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Clincal Trial for Liver cancer

Add Time:2017-04-07 [ Back ]

RECRUITMENT BEGINS FOR MULTI-MODALITY TRIAL TO HELP DEVELOP IMMUNOTHERAPY TREATMENT FOR LIVER CANCER

 
Ø Study by four major medical institutions, led by NCCS

Ø First in the world to combine immunotherapy, Nivolumab with Y90 SIR-Spheres radioembolisation in liver cancer

Ø Promising efficacy of either modality alone may be further enhanced when combined together

 
Singapore, 02 February 2017– Four major medical institutions are collaborating to carry out a multi-modality clinical trial which may lead to the development of a new treatment strategy for liver cancer.

The investigator-initiated Phase 2 trial will be studying the combination of two treatments, Yittrium-90 (Y90) SIR-Spheres microspheres radioembolisation and Nivolumab.

Y90 radioembolisation is currently used for liver cancer patients who are unsuitable for surgery or liver transplantation. Nivolumab, an immunotherapy drug that enhances the body’s immune response against cancer cells, is showing very promising results for advanced liver cancer patients in ongoing studies. Nivolumab has also been shown to enhance the effects of radiation in various cancers. Furthermore, immunotherapy drugs like nivolumab when combined with radiation have been observed to cause an abscopal effect, where localised treatment of a tumour not only shrinks the treated tumour, but also tumours in other parts of the body that are not irradiated.

Thus, the aim of this trial is to show that nivolumab can enhance the effects of radioembolisation in liver cancer and further improve outcomes for patients. 

This approach is the first in the world and is supported by Singapore Ministry of Health’s National Medical Research Council under its Clinician Scientist-Individual Research Grant (NMRCCIRG/1454/2016), Bristol-Myers Squibb and Sirtex.

“Nivolumab has shown some initial promising activity in advanced liver cancer and studies are ongoing. Therefore there is a rationale to conduct this study in earlier stages of liver cancer. Y90 radioembolisation is often used to treat liver cancer. SGH and NCCS have extensive experience with this modality of treatment. We plan to study whether nivolumab may help to further enhance the efficacy of radioembolisation. If proven so, this will change the way we treat liver cancers.” said Dr Choo Su Pin, a Senior Consultant Medical Oncologist with National Cancer Centre Singapore (NCCS), and Adjunct Associate Professor, Oncology Academic Clinical Programme with Duke-NUS Medical School. She is also the Lead Principal Investigator of this study.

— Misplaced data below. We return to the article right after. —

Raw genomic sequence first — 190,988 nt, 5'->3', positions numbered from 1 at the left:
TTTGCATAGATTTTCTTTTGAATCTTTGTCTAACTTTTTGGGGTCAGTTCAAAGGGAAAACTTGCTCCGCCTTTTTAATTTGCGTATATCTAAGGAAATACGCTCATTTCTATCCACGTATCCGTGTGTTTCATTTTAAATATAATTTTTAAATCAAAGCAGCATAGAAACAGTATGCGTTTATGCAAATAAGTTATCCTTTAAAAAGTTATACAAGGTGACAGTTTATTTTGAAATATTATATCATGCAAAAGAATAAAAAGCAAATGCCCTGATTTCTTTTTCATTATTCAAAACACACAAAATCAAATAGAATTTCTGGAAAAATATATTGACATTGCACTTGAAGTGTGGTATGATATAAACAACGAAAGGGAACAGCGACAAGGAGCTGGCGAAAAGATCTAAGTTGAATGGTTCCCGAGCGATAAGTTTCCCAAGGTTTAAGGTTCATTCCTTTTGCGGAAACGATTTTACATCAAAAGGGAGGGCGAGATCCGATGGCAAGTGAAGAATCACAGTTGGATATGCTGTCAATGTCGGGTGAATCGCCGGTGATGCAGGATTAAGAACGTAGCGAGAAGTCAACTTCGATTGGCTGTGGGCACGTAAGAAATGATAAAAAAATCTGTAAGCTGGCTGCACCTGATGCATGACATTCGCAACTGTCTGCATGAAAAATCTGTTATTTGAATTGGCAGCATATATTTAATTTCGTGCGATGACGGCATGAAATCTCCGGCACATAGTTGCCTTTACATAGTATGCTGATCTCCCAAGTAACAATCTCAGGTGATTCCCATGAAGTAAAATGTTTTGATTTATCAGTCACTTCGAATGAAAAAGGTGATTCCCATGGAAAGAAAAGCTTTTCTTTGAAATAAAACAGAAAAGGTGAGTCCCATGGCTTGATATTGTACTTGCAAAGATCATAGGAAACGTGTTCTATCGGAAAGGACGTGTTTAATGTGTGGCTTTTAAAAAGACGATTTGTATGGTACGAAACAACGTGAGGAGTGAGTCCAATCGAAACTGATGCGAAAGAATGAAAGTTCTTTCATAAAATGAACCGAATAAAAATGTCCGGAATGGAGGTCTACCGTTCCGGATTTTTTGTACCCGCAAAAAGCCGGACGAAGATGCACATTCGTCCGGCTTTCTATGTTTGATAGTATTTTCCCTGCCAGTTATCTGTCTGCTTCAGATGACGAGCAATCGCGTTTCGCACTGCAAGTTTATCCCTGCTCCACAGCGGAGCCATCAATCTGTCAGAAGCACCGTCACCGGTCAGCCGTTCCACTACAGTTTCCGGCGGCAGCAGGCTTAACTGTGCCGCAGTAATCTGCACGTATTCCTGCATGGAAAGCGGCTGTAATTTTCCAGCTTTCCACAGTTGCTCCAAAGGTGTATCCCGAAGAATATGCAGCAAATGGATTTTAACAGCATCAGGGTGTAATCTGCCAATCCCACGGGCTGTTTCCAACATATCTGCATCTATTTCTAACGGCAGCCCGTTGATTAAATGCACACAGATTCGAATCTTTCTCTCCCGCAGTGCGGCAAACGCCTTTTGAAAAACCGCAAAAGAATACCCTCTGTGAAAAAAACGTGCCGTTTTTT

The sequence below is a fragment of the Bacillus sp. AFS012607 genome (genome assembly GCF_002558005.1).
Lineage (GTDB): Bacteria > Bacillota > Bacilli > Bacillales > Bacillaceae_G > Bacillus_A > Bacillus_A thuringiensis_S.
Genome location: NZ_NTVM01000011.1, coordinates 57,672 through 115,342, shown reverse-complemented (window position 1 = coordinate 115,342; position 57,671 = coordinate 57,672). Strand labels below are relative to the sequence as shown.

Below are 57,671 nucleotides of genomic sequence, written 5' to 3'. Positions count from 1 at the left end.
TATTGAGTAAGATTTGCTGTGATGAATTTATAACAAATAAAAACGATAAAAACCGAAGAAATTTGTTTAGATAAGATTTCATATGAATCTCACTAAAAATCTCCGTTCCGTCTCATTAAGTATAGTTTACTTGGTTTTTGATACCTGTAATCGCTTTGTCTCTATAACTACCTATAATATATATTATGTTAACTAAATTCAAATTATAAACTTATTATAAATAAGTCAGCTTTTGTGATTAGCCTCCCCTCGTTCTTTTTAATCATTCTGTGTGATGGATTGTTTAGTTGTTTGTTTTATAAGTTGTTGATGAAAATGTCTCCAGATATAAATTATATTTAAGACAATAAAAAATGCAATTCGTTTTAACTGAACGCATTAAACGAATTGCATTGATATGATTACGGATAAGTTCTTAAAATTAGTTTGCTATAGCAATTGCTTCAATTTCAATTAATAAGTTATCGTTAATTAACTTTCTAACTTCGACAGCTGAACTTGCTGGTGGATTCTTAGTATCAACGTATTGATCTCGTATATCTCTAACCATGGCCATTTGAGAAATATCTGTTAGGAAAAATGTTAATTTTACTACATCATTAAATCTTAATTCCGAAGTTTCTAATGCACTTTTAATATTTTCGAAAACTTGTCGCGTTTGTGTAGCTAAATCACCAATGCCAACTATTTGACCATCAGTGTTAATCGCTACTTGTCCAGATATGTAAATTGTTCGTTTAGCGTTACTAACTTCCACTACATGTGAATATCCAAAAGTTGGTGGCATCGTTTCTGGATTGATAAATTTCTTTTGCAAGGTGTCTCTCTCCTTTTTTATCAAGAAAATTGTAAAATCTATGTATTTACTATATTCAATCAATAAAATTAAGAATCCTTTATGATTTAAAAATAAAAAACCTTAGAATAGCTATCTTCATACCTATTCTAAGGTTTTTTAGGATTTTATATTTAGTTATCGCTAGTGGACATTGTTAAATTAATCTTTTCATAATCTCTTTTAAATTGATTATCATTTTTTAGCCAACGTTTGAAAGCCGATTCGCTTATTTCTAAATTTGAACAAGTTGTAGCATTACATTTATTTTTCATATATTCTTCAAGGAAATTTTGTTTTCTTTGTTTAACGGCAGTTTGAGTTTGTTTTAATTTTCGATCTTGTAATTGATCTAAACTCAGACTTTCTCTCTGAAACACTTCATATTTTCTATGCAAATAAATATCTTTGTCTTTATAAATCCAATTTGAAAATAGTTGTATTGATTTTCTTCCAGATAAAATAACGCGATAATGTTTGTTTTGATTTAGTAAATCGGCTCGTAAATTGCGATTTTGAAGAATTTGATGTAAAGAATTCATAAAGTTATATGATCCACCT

Besides Dr Choo, the other Co-Investigators involved include Dr David Tai, Consultant Medical Oncologist, NCCS, who is also an Adjunct Associate Professor, Oncology Academic Clinical Programme with Duke-NUS Medical School, Adjunct Associate Professor David Ng, Head and Senior Consultant, Department of Nuclear Medicine & PET, Singapore General Hospital (SGH), Dr Apoorva Gogna, Consultant, Department of Diagnostic Radiology, SGH,  Dr Zhai Weiwei, Senior Research Scientist, Human Genetics, Genome Institute of Singapore, and Adjunct Assistant Professor Evan Newell, Principal Investigator, Singapore Immunology Network.

The trial, which started since December 2016, is planned to be completed in two years. Patients who have un-resectable liver cancer and are eligible for radioembolisation will be offered participation in the study. 40 patients will be recruited at the NCCS. Patients will first be administered the Y90 radioembolisation at SGH. Nivolumab will be given through an intravenous (IV) infusion 21 days later, and every 2 weeks thereafter.

Besides evaluating the response rates of the combined treatments, the team aims to assess its progression-free survival and overall survival, quality of life and safety and tolerability.

Those who wish to participate in this study may contact the NCCS Clinical Trial Office at chong.hui.shan@nccs.com.sg.

Liver Cancer (HCC) is the second most common cause of cancer mortality in Southeast Asia and more than 70% cases of HCC in Southeast Asia are a consequence of chronic infection with Hepatitis B Virus (HBV).

Currently, the treatment for HCC patients diagnosed with intermediate stage disease includes liver surgery, transarterial chemoembolisation or radioembolisation. The average survival of intermediate HCC patients treated with Y90 radioembolisation is 15 to 18 months. In advanced cases, oral sorafenib may be administered to prolong survival of patients by about 2.5 months over best supportive care. As therapy options for advanced HCC are very limited, there is an urgent need to provide treatments to improve patient survival rates.

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